W. Carew Hazlitt, Faith and Folklore: A Dictionary of National Beliefs, Superstitions and Popular Customs, Past and Current, With Their Classical and Foreign Analogues, Described and Illustrated.
Forming A New Edition of "The Popular Antiquities of Great Britain" By Brand and Ellis, Largely Extended, Corrected, Brought Down To The Present Time, and Now First Alphabetically Arranged.
In Two Volumes
London: Reeves and Turner, 1905.
Vol. 1, p. 296
The word "Hagment" is by some supposed of an antiquity prior to the introduction of the Christian Faith. On the Norman Hoquinanno Douce observes: "This comes nearer to our word, which was probably imported with the Normans. It was also by the French called Haguillennes and Haguimento, and I have likewise found it corrupted into Haguirenleux," (and he refers to Carpentier, Menage, and other authorites). He says also: "I am further informed that the words used upon this occasion are 'Hagmena, Hagmena, give us cakes and cheese, and let us go away.' Cheese and oaten-cakes, which are called farls, are distributed on this occasion among the cryers." Subjoined is all that appears to have survived of the Yorkshire Hagmena Song:
"To-night it is the New Year's night, tomorrow is the day,
And we are come for our right and for our ray,
As we used to do in old King Henry's Day:
Sing fellows, sing, hag-man, ha!
If you go to the bacon-flick cut me a good big;
Cut, and cut and low, beware of your maw.
Cut, and cut, and round, beware of your thumb,
That me and my merry men may have some:
Sing, fellows, sing, hag-man, ha!
If you go to the black ark, bring me ten mark;
Ten mark ten pound, throw it down upon the ground,
That me and my merry men may have some;
Sing, fellows, sing, hag-man, ha!
For the following lines, which the common people repeat upon this occasion, on New Year's Day, in some parts of France, I am indebted to M. Oliver:
"Aguilaneuf de cťans
On le voit a sa fenÍtre,
Avec son petit bonnet blanc
Il dit qu'il sere le Maitre,
Mettera le Pot au feu;
Donnez nou, ma bonne dame,
Donnez nous Aguilaneuf."
A writer in the "Gentlemen's Magazine" for July, 1790, tell us: "In Scotland, till very lately (if not in the present time), there was a custom of distribution sweet cakes and a particular kind of sugared bread, for several days before and after New Year; and on the last night of the old year (peculiarly called Hagmenai), the visitors and company made a point of not separating till after the clock struck twelve, when they rose, and, mutually kissing, wished each other a happy New Year. Children and others, for several nights, went about from house to house as guisarts, that is, disguised, or in masquerade dresses, singing:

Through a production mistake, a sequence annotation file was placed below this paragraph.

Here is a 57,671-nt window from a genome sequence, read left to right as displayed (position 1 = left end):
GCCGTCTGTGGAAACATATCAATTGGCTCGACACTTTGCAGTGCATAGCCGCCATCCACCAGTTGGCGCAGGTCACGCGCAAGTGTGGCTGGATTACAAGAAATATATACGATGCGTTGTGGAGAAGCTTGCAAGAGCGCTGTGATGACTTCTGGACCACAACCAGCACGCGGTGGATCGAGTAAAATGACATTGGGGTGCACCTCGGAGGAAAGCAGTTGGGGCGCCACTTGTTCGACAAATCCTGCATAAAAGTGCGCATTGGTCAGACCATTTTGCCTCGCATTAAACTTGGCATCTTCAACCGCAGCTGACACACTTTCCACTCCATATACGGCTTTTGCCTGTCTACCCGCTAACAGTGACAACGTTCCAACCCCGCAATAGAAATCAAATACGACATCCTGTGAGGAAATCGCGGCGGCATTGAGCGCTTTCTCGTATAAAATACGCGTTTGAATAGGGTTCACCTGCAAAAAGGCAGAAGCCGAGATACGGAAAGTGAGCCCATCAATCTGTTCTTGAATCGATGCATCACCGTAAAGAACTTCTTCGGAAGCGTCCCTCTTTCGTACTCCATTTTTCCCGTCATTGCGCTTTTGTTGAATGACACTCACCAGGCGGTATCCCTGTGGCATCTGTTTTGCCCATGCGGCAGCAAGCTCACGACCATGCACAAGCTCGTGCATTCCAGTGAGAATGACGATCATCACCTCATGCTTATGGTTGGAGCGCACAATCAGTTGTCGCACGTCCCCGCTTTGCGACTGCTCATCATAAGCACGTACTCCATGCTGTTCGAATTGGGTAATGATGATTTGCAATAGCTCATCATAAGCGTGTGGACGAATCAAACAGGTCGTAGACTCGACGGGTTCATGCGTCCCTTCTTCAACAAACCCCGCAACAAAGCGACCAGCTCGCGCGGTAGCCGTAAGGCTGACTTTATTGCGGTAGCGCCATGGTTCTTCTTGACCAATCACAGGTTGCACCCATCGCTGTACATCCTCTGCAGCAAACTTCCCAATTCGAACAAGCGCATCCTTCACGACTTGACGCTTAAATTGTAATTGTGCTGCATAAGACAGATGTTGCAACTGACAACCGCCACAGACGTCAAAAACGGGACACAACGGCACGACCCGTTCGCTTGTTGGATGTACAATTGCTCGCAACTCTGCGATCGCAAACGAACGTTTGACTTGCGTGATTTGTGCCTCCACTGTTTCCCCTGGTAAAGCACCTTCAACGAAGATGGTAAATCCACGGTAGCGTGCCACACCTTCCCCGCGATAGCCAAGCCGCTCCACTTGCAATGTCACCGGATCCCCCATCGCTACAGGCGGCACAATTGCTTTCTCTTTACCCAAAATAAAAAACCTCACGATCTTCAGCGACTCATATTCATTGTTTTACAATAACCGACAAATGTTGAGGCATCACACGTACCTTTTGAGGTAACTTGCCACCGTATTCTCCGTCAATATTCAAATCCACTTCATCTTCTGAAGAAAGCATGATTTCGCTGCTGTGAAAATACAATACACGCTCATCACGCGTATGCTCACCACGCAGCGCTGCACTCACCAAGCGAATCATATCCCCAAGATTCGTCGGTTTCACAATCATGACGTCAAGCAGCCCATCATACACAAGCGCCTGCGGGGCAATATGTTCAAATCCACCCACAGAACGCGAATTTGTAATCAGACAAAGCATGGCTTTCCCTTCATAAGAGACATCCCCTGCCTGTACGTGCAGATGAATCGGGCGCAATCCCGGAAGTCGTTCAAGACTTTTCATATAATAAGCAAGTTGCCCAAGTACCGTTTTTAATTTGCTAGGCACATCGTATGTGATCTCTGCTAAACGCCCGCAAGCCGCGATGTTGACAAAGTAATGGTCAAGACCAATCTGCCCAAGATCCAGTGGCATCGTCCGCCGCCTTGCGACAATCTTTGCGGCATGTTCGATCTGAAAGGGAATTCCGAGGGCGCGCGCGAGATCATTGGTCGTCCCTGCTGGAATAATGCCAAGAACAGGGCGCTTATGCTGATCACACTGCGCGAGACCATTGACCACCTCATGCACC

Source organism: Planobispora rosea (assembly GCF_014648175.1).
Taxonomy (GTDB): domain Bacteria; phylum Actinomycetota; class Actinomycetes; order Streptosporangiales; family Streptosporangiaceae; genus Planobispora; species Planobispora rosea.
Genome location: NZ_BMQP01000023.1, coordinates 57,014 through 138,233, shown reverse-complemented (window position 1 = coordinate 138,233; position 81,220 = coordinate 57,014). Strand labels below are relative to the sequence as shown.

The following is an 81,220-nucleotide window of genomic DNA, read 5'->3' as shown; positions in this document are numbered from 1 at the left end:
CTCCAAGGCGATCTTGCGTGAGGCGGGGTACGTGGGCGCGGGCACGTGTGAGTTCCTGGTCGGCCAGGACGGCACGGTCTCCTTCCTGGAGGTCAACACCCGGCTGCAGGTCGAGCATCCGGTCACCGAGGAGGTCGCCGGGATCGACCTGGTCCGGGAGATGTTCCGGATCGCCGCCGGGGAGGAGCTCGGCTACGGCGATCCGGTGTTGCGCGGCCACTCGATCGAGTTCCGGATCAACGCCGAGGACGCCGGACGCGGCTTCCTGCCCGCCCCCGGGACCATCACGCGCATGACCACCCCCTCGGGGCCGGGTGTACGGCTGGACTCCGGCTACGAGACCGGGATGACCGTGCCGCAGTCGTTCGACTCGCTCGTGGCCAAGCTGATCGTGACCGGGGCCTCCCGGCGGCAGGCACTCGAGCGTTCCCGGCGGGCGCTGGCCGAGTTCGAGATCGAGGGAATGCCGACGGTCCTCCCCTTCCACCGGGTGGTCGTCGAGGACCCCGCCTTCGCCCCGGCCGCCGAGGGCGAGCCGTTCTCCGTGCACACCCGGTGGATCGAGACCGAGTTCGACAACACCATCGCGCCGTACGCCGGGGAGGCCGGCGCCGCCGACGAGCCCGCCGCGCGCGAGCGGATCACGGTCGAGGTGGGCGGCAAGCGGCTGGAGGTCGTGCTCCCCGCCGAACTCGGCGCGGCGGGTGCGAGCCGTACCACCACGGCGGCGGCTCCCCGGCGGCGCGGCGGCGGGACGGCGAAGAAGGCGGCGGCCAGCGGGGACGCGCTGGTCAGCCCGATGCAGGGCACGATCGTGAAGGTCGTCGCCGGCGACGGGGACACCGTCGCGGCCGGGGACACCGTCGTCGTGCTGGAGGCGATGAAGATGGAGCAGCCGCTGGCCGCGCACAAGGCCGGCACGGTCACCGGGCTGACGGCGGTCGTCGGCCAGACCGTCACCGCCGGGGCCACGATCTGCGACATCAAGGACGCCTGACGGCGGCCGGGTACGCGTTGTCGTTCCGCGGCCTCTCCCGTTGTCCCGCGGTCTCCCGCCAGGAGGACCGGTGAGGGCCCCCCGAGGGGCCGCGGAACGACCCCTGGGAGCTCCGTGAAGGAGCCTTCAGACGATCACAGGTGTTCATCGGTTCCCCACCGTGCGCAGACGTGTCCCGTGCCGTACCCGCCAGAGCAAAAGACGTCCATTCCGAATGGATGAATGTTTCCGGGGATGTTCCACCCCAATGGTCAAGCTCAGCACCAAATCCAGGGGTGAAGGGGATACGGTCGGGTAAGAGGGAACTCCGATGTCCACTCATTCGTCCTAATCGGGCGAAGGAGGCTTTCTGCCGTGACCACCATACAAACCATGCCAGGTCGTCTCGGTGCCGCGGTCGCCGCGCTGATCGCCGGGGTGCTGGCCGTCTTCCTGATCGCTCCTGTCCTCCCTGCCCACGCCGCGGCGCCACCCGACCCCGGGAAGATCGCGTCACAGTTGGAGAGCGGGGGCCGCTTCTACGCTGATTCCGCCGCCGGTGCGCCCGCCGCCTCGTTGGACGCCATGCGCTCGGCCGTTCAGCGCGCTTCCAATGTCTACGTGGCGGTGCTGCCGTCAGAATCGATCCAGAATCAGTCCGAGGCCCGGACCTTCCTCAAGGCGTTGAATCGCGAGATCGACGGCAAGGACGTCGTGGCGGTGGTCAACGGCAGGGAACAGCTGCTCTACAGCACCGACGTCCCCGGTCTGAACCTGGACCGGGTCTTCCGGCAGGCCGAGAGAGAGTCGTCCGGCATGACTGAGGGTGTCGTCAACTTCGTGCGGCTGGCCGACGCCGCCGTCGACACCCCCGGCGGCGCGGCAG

"'Rise up, good wife, and be no swier
To deal your bread as long's your here,
The time will come when you'll be dead,
And neither want nor meal nor bread.'
"Some of those masquerades had a fiddle, and, when admitted into a house, entertained the company with a dramatic dialogue, partly extempore."
We read in the "Scotch Presbyterian Eloquence Displayed" that "it is ordinary among some plebians in the South of Scotland, to go about from door to door upon New Year's Eve, crying Hagmena, a corrupted word from the Greek for holy month. John Dixon, holding forth against this custom once, in a sermon at Kelso, says: 'Sirs, do you know what Hagmane signifies? It is, the Devil be in the house! that's the meaning of its Hebrew original.'" Page 102. Comp. Tappy Tousie.
Editor's Note: I regret that I am unable to provide a translation of any French passages.
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